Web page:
A judge in the U.S. Bankruptcy Court in Chicago approved the buyout of
Bluelight.com assets to United Online Wednesday evening for $8.4 million.
Officials at Bluelight.com, the Internet service provider (ISP) arm of
bankrupt retail giant KMart
, were pleased at the ruling and
the resolution of several filings from organizations opposed to
“The objections from Microsoft and the two states were resolved before the
actual hearing,” said Abagail Jacobs, a spokesperson at KMart. “The
objection by the banks was overruled.”
A group of lenders, led by J.P. Morgan, didn’t want KMart to receive the
entire $8.4 million from the sale, saying the money should be used to help
pay back the $2 billion loan floated shortly after KMart filed for Chapter
According to KMart, they had an administrative claim on Bluelight.com,
which they said took precedence over J.P. Morgan’s claim. The judge
presiding over the case agreed, they said.
In the case of Microsoft, KMart agreed to detail which licenses would be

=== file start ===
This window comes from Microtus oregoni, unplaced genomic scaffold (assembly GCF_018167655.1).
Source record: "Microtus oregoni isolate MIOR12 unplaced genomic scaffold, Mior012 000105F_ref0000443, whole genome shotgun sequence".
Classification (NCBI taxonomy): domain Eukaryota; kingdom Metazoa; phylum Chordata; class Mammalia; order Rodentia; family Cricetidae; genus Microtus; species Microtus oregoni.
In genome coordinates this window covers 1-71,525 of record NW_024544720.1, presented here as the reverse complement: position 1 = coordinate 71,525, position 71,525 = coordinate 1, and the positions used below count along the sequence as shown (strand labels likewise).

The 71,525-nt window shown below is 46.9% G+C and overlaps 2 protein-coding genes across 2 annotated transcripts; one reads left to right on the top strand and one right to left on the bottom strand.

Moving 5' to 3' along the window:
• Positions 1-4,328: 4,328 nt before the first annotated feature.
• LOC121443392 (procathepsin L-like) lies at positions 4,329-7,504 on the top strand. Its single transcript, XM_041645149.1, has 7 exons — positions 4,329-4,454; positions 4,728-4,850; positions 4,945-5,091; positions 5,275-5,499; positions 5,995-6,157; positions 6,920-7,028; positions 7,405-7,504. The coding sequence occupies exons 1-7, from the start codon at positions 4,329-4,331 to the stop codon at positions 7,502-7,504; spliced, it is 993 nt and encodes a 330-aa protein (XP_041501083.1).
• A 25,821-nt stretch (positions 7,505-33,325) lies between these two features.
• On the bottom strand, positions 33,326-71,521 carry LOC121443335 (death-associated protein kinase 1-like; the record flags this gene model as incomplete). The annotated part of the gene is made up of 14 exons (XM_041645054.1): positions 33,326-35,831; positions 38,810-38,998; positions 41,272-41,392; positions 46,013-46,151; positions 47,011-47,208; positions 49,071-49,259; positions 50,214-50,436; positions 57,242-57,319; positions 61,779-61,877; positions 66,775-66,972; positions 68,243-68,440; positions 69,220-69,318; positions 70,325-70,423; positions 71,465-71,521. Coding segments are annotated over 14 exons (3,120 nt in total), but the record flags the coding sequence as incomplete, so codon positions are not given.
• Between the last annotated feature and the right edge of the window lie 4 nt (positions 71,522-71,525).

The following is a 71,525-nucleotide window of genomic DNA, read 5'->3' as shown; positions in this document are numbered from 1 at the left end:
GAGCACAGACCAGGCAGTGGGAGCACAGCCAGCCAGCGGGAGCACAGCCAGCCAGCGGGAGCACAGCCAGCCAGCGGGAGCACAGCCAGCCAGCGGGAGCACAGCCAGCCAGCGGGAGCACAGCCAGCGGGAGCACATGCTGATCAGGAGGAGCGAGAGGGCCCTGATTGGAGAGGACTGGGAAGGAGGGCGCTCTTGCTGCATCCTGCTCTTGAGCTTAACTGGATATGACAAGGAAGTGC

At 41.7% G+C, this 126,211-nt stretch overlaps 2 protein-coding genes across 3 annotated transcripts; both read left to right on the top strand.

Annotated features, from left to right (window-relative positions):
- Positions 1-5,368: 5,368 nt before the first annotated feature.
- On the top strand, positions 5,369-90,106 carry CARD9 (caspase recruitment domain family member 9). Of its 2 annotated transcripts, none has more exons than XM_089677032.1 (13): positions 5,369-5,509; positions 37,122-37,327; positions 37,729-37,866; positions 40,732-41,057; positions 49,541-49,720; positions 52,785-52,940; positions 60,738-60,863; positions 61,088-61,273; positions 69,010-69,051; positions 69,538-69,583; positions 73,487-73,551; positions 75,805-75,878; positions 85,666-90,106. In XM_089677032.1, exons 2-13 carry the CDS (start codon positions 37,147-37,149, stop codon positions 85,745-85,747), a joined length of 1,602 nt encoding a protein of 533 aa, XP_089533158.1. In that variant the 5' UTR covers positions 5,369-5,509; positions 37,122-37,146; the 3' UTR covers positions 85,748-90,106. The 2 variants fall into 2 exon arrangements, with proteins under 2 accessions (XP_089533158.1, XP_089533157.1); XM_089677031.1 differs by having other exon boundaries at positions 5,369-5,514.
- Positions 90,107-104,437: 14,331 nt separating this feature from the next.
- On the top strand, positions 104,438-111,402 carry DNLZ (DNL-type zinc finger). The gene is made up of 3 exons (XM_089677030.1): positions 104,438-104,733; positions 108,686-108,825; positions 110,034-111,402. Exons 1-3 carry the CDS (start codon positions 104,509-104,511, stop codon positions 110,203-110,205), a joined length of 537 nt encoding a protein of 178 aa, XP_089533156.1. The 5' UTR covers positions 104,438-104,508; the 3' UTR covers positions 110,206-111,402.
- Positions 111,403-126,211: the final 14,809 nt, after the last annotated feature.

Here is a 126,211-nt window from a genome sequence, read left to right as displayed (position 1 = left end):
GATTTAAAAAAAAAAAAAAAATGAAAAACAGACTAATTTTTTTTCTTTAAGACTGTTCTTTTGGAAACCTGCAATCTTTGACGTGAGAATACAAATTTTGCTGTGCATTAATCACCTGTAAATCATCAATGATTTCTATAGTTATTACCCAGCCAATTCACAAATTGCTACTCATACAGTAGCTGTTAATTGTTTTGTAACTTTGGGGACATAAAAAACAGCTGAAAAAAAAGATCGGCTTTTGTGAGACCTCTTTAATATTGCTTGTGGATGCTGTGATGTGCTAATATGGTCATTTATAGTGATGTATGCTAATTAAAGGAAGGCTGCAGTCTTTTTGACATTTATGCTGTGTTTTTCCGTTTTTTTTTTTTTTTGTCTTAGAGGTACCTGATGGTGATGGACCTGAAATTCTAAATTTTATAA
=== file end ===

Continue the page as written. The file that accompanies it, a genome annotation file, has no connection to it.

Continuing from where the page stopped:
transferred to United Online.
Peter Delgrosso, a United Online spokesperson, said the company wouldn’t
release any of the details of the Bluelight.com migration until after the
deal closes. He stressed moving customers would not see any
lapse in service.
At issue is whether Bluelight.com’s 165,000 customers will see a price
increase after moving to United Online, or whether the price will be
“grandfathered” until current service contracts expire.
While customers will still be using a branded Bluelight.com service,
management and control over the account will be handled by United Online,
which charges its own users $9.95 a month. Bluelight.com charges $8.95.
Correction: In an earlier version of this story, Peter Delgrosso was paraphrased as saying moving customers would “hopefully” not see a lapse in service. Delgrosso did not use the word “hopefully.”